Green acknowledged that his effort to force an impeachment vote was facing opposition from fellow Democrats. But after pushing for Trump’s impeachment for months, he said he believes Congress needs to discuss the president’s fitness for office.

“May everyone vote their conscience knowing that history will judge us all,” Green wrote in a letter to fellow lawmakers on Tuesday.

Democrats voting in support of Green's resolution included lawmakers who haven't called for impeachment or who aren’t considered particularly left-wing.  

As recently as this summer, Rep. Michael CapuanoMichael (Mike) Everett CapuanoFive lawmakers facing tough primary races Lawmakers scold railroads over delay in safety upgrades Feds: Amtrak engineer missed speed sign before train derailment MORE (D-Mass.), a leadership ally, warned against forcing lawmakers to go on the record about impeachment. At the time, Rep. Brad ShermanBradley (Brad) James ShermanRepublican lawmaker introduces new cyber deterrence bill Perry cites competition from Russia, China to defend nuclear talks with Saudis Why cryptocurrencies aren't going away MORE (D-Calif.) had said he might force a vote on his article of impeachment, but never went through with it.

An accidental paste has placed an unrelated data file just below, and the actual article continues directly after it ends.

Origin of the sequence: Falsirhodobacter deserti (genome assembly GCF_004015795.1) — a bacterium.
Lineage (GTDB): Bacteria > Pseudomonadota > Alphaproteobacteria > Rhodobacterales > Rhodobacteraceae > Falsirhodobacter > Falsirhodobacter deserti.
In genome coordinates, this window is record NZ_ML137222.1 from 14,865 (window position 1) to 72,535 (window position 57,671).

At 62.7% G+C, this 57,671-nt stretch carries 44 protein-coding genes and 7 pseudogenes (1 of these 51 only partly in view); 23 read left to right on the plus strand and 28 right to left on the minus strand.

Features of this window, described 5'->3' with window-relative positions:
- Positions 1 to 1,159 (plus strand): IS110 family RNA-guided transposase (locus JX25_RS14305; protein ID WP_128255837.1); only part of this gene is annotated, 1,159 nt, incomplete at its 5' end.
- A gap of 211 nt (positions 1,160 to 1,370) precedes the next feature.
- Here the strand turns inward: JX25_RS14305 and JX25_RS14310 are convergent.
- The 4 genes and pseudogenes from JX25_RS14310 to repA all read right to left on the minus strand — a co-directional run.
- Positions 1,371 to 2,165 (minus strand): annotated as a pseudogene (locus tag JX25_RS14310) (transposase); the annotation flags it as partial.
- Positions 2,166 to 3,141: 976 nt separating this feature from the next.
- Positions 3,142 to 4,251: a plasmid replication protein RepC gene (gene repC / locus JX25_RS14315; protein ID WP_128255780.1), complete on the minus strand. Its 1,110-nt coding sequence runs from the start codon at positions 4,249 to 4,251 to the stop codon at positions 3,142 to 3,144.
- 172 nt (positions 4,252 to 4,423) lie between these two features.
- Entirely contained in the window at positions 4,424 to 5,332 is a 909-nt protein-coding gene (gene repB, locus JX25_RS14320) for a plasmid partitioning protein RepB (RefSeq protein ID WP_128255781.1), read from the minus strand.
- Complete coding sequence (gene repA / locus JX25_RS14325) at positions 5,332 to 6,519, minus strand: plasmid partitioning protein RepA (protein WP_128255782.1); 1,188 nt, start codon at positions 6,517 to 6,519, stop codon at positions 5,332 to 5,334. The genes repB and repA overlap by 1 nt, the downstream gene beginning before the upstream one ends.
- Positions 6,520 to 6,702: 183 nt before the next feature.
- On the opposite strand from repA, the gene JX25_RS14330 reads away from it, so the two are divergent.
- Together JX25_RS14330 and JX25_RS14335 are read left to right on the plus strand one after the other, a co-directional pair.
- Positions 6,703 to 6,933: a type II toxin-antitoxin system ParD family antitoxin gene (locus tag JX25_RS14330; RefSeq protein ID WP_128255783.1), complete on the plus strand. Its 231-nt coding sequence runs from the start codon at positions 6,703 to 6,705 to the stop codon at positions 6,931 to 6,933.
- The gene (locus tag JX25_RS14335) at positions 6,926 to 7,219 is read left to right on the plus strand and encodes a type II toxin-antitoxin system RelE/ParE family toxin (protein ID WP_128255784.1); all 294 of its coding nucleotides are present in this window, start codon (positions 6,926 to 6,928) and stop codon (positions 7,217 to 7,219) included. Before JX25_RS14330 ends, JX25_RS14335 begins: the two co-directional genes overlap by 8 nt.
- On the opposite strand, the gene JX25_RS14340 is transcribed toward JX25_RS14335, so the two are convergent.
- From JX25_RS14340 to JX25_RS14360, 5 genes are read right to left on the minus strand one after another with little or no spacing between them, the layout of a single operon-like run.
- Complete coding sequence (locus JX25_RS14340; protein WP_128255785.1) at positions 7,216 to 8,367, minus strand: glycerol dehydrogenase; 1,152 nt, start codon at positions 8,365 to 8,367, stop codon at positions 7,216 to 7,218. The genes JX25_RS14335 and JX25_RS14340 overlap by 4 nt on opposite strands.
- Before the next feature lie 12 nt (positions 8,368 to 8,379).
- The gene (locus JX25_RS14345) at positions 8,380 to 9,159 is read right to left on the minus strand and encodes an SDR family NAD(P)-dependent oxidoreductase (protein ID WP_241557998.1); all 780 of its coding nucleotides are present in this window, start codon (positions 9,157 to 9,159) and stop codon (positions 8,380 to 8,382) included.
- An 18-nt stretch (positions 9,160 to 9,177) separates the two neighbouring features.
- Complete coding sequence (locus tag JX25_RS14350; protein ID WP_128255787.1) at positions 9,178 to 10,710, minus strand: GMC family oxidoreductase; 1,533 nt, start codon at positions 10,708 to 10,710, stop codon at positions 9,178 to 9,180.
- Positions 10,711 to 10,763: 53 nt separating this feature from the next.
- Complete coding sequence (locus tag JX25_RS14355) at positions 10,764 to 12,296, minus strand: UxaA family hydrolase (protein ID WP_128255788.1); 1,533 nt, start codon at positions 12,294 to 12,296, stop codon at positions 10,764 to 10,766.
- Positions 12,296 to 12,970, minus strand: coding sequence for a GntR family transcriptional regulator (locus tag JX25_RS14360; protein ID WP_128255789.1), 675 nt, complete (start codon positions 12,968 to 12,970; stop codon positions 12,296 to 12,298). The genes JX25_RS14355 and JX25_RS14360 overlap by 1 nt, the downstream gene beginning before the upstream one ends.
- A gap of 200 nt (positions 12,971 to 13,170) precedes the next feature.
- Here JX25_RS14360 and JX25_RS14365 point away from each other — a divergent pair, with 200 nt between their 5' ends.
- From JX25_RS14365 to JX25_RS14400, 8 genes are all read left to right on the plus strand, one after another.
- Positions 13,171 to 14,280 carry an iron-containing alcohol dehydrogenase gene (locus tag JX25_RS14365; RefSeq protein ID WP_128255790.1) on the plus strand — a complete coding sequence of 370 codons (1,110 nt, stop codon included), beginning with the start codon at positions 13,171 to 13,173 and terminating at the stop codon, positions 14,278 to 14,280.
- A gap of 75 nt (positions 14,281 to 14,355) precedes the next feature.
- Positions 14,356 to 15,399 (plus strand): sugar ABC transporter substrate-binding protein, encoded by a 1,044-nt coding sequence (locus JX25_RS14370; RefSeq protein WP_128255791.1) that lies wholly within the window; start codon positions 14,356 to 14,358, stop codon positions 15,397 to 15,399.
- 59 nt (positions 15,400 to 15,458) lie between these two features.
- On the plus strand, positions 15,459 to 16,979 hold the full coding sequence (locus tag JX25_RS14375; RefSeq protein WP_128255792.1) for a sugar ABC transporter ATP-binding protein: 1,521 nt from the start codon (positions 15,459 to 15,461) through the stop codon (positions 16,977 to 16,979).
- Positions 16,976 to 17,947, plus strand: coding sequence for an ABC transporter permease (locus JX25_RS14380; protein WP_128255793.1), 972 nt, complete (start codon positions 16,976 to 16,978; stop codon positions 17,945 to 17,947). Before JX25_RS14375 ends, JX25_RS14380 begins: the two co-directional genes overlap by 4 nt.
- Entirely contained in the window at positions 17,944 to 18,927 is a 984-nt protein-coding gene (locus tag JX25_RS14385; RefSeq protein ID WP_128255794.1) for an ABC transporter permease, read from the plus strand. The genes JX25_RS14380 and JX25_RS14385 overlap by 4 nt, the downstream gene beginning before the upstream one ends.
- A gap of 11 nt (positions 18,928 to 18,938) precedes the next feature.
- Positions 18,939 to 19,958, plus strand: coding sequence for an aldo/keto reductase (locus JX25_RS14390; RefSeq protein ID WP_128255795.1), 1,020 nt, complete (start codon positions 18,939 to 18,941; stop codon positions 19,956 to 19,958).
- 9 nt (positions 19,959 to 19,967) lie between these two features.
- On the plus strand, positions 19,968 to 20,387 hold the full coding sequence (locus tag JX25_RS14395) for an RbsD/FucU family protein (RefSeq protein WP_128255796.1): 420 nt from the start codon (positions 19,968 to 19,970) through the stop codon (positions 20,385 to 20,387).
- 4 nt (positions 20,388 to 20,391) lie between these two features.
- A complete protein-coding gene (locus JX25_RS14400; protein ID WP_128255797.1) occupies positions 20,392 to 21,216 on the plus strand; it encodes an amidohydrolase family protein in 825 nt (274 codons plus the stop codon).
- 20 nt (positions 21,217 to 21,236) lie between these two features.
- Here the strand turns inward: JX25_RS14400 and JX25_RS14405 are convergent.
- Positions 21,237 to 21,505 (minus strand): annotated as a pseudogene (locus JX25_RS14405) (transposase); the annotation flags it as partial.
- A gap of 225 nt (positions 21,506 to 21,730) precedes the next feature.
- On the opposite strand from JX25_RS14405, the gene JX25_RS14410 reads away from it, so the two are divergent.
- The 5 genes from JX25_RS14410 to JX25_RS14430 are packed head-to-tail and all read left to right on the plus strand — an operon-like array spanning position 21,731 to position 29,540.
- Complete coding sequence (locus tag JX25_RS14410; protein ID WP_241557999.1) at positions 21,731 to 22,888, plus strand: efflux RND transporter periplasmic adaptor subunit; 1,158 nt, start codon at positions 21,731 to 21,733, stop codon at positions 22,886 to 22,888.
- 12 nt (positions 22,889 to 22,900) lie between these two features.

But on Wednesday, Capuano voted against tabling Green's impeachment measure.

"Practically and politically, I think most of us can agree that passing articles of impeachment in this House isn’t realistic at this moment in our history. But sometimes, it’s more important to follow your heart than do the practical or political calculation," Capuano wrote in a Facebook post explaining his vote. 

Only one member of the House Democratic leadership hierarchy, Assistant Minority Leader James Clyburn (S.C.), voted in favor of Green's resolution. Many fellow members of the Congressional Black Caucus, including its chairman, Rep. Cedric RichmondCedric Levon RichmondDems call for investigation into lawmakers who sleep at the Capitol Democrats propose .7 billion in grants for election security House Dem opposition mounts to budget deal MORE (D-La.), joined him. 

Rep. Keith EllisonKeith Maurice Ellison Keith Ellison: 'Women are dying because we are losing elections' Dem says frosted glass indicates lack of 'transparency' at CFPB Overnight Health Care: Trump officials create new mandate exemptions | Insurance official warns of premium spikes | Dem questions hiring of drug pricing official MORE (D-Minn.), deputy chairman of the Democratic National Committee, also sided with Green.